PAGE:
Bacon & Corn Fonabe "Faux-Nabe"

Recipe by Lace ZhangDifficulty: Easy


Prep time


Cooking time



Socarrat. The rice that’s been caramelized at the bottom of your pan/pot till it’s toasty, crispy and chewy, spans across cultures. From sunshine tinted paella flecked with seafood to Chinese Claypot rice adorned with various cured, waxed meats, to this Japanese “Donabe” dish I bastardized in a Singapore kitchen. And there’s tahdig, a Persian dish that places the crispy rice front and centre.

Far flung places. Same same but Different. A testament to a universal thread binding us all together in our shared humanity. In light of the mess that is 2020 (covid, cancel culture, shootings..), let’s remember that.... 💓🌍💞

I've actually bookmarked this Bacon and Corn Donabe recipe from Mrs Donabe since April, well, some procrastination and 5 months later, here we all are. Better late than never, right? Since I don't own a double-lidded donabe (sadly), I'll be guiding you through the steps here using my trusty Dutch Oven, which works beautifully as well.

Whatever your cooking vessel of choice is, you really can't go wrong with bacon, corn and butter. Juicy sweet corn, smokey bacon, an umami-packed seasoning and taking the bottom layer of rice so far to the edge of caramelization that the charred bits taste almost... cheese-y . Definitely a crowd pleaser AND a cinch to put together!


  • 300g Japanese Rice

  • 40ml sake

  • 400ml dashi stock (See notes regarding amount of stock)

  • 3 to 4 rashers of bacon, sliced into chunks

  • 2 corn cobs, shucked

  • spring onions, to taste

  • cracked black pepper

  • 1 and a half teaspoons white miso paste

  • 1 Tablespoon smoked fish sauce (or regular fish sauce)

  • 1 teaspoon light soy sauce

  • 45g unsalted butter

  • kombu (optional)


  • First, fry up the bacon chunks in your dutch oven over medium-low heat, until its fat renders out and the meat becomes lightly golden. Tip 2 to 3 stalks of spring onion whites into the pan, along with your corn. Crank your heat up to high and continue to fry up this corn and bacon mixture for about 1 to 2 minutes. Add in your miso paste and sake, which will deglaze your pan.
  • Switch off your heat and tip in your rice. Give it all a good mix around and add in your seasoning (fish sauce & light soy) and dashi stock. Check for seasoning. If using the kombu, add a square into your pot at this point. Allow the rice to soak in this mixture for 20 to 30 minutes.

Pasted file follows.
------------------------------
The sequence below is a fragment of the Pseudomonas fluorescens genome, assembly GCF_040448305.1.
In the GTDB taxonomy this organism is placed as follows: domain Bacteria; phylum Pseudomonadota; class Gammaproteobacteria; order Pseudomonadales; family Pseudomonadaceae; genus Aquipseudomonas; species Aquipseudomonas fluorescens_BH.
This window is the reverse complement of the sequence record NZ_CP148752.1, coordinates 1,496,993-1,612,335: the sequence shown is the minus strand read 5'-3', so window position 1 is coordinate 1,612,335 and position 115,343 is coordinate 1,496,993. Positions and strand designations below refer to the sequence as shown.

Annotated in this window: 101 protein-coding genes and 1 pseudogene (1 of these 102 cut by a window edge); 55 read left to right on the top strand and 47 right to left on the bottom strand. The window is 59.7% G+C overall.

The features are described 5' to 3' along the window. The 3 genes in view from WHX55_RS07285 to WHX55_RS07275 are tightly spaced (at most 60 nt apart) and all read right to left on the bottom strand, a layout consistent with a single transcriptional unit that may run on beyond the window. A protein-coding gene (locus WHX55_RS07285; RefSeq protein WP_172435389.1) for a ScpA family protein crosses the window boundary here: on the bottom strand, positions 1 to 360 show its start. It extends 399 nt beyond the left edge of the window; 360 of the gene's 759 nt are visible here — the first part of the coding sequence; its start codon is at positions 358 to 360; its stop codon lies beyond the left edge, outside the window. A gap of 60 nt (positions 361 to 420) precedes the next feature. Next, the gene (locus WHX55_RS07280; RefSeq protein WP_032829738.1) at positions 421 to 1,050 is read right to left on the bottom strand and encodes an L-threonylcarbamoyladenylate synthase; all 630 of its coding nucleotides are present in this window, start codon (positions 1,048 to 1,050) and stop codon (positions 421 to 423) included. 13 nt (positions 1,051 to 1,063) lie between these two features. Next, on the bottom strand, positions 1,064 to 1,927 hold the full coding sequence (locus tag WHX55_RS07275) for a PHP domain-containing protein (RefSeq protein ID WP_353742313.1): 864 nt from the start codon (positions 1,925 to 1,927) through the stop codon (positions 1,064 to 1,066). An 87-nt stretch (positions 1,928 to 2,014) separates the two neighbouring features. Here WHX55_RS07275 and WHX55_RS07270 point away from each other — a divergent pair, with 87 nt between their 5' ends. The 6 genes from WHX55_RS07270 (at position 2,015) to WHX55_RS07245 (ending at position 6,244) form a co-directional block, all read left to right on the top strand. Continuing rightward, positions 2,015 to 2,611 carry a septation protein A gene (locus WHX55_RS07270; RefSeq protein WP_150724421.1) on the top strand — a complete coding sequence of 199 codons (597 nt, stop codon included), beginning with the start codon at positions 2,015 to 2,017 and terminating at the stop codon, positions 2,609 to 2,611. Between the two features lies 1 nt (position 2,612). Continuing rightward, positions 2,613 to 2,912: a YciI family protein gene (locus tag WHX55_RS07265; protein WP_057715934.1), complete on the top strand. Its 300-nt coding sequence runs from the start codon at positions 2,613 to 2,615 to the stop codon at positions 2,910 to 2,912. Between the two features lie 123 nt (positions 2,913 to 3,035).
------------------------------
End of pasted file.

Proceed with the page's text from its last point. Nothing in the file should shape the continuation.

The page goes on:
• After 20 to 30 minutes, clamp your lid on tight and let the whole thing cook over medium high heat for about 13 to 16 minutes. The rice should be cooked through with a nice golden crust forming at the bottom. If it's too pale, just crank your heat up for a bit to get the rice more toasty.
  • Switch off the heat and let the mixture sit for 15 to 20 minutes. Finally, decant the lid and add a wad of butter to your steaming hot pot of rice. To serve, some freshly cracked black pepper, spring onion slices and make sure to get all up, around and under to scrape off the burnt, crusty bits!


  • I added white miso paste to the mixture as well as a chunk of kombu when cooking the rice
  • The cook time using my Le Creuset and over really low heat was significantly longer than what the original recipe called for (13 to 15 mins). Mine took around 45 minutes.
  • I had to use more liquid than the recipe called for. A 1:1 ratio of Japanese rice to liquid doesn't quite work for me. There's other ingredients in the donabe too that absorb the liquid, resulting in a rice texture that's too hard for my liking. Depending on the vessel you use and your fire level, you may need to adjust the liquid volume and cook time.
  • When seasoning, bear in mind that your bacon is already salty + your dashi (depending on the brand) might have some sodium as well. So taste and adjust accordingly.
  • Socarrat. While testing recipes for Book Two, I found that using a good Dutch Oven yields a pretty good end product for claypot rice, with a burnt, crisp crust. In order to get the coveted Socarrat that lends tons of flavour and textural contrast to your dish, just crank up the heat to medium-high towards the end for a few minutes. This will result in a beautiful, crusty bottom! 😉
  • Got some queries about using a rice cooker. I have not treid this using a rice cooker but am guessing the bottom crusty layer wouldn't be so pronounces (if at all) and the liquid ratio may differ as there tends to be less evaporation versus stovetop. If you do try it out, let me know!
  • UPDATE: I tried this recipe out using a double lidded donabe and medium-high heat, I ended up letting it go for 10 to 12 minutes over medium heat and letting it rest (without fire) for about 15 minutes. Play around and see what works for you. You're looking for the rice to be cooked, with a slight chew in the centre and a nicely browned crust (personal preference).
  • UPDATE: I tried cooking this using medium-high heat in a dutch oven and the results are better, so I've edited the instructions.

About Me


When not working on recipes in her kitchen, cranking up her overused commercial (yes, you read that right) oven at home, Lace can be found reading about food, writing impassioned paragraphs about food, thinking about food till the wee hours of the night, shopping for groceries as a serious sport, or gazing longingly at bakery displays.




Share this:

Like this:

Like Loading...
%d bloggers like this: